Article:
Let me first state that I find Mr. Barnett’s behavior suspicious and inappropriate, and the fact that this is sort of ignored after Tami messes things up with Julie is really weird to me because… well, I still don’t trust his intentions just yet. That being said! It is entirely fascinating to see this show take the moral core and then give us a story where she has messed up. As I said before, I’m so happy that the writers are giving Connie Britton consistently meaty material, and she knocks it out of the park here. Again. Her overreaction to both her daughter’s friendship with Mr. Barnett and her husbands jealousy manages to alienate both of them. It’s a moment where Tami acts uncharacteristic of herself out of stress and panic, and because of this, she’s unable to do what she normally does: act rationally and fairly. The way in which she confronted Mr. Barnett really was a problem, especially since she did it loudly and without closing the door. When her husband expresses a very obvious jealousy, she dismisses him and belittles him, which isn’t like the Tami Taylor we know. And I think in another context, this could be a serious writing problem, but here, the writers give us the narrative information to convey the serious stress and fear that she operates under.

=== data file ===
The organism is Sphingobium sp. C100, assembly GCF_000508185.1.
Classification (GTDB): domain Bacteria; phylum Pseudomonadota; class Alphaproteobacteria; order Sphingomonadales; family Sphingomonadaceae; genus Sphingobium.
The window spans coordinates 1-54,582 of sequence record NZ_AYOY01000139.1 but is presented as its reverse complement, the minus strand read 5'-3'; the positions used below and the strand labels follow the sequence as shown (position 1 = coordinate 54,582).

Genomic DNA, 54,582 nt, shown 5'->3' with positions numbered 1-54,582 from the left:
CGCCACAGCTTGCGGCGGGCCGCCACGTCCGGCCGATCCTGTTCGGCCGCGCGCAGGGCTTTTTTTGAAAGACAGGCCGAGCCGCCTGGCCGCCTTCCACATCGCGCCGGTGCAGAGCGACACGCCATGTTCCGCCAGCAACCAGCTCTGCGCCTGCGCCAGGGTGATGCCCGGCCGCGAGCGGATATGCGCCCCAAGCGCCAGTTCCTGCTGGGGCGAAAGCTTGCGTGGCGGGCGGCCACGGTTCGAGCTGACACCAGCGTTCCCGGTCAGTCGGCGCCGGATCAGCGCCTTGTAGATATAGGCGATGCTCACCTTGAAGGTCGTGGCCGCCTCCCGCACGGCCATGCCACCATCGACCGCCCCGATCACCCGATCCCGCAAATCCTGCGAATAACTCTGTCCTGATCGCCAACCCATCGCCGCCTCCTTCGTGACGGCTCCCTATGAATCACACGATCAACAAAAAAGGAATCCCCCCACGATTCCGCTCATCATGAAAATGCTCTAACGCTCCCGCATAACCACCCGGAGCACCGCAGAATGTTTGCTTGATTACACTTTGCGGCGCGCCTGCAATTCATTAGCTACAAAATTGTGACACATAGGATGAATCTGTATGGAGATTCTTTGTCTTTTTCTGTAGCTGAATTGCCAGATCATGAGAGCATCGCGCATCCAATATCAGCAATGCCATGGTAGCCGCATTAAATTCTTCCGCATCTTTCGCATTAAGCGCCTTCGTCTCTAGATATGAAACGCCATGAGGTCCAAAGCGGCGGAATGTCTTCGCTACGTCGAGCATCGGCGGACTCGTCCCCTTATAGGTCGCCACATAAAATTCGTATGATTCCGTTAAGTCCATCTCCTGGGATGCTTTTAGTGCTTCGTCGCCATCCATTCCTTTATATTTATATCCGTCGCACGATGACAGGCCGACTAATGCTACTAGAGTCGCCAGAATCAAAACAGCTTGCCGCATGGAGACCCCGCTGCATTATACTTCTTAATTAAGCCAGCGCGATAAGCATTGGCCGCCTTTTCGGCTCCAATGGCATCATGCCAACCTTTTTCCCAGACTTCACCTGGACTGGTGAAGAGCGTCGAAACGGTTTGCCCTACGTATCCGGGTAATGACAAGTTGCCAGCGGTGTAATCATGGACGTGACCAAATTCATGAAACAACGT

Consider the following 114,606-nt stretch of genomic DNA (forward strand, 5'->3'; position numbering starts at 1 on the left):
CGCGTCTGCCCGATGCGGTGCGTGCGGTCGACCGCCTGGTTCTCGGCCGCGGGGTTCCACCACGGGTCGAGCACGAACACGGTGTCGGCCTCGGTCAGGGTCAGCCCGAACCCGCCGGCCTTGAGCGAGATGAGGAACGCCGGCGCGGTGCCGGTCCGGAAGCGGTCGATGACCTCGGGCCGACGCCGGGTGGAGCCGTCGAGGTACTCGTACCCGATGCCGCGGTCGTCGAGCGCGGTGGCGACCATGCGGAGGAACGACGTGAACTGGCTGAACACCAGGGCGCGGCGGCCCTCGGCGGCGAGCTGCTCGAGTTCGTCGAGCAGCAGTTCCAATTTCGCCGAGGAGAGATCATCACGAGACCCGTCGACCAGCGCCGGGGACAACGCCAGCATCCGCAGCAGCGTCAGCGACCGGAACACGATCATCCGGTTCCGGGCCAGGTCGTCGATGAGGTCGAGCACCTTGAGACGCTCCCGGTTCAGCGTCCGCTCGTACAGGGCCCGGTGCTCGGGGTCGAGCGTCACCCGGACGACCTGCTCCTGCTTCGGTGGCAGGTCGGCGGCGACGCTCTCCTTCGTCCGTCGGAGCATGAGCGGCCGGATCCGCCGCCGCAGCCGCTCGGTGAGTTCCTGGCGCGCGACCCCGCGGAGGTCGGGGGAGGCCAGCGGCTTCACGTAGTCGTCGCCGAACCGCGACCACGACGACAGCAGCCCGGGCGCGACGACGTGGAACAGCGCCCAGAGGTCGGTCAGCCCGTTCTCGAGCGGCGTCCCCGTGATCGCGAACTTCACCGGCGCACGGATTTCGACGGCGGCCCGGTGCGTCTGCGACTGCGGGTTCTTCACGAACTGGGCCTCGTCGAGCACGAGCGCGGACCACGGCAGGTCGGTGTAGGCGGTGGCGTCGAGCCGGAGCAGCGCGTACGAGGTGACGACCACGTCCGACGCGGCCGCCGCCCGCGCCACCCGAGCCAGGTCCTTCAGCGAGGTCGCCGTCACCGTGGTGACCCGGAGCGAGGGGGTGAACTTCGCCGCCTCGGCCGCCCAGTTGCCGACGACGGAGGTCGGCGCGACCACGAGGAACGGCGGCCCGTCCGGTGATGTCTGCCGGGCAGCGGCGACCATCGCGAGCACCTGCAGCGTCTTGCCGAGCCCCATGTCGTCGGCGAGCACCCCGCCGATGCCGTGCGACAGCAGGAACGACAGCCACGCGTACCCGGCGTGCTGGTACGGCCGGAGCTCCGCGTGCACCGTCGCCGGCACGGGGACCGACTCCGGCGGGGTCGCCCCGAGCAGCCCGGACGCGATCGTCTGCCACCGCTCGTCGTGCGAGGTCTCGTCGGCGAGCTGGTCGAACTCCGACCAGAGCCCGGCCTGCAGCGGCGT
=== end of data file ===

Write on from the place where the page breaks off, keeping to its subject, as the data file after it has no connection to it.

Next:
And in the midst of this, she messes up. She drives her daughter away instead of taking the time to talk to her about why this makes us uncomfortable. She upsets her husband instead of taking the time to talk to him about why his jealousy is unfounded. Do you get the theme? For one day, Tami forgets that she is really fucking good at talking to people. When she does this with Eric at the end of the episode, they finally come to terms with their own feelings about their relationship. God, it’s so powerful to me to see these two just tell one another that they miss their significant other. IT SPEAKS TO ME. I love it.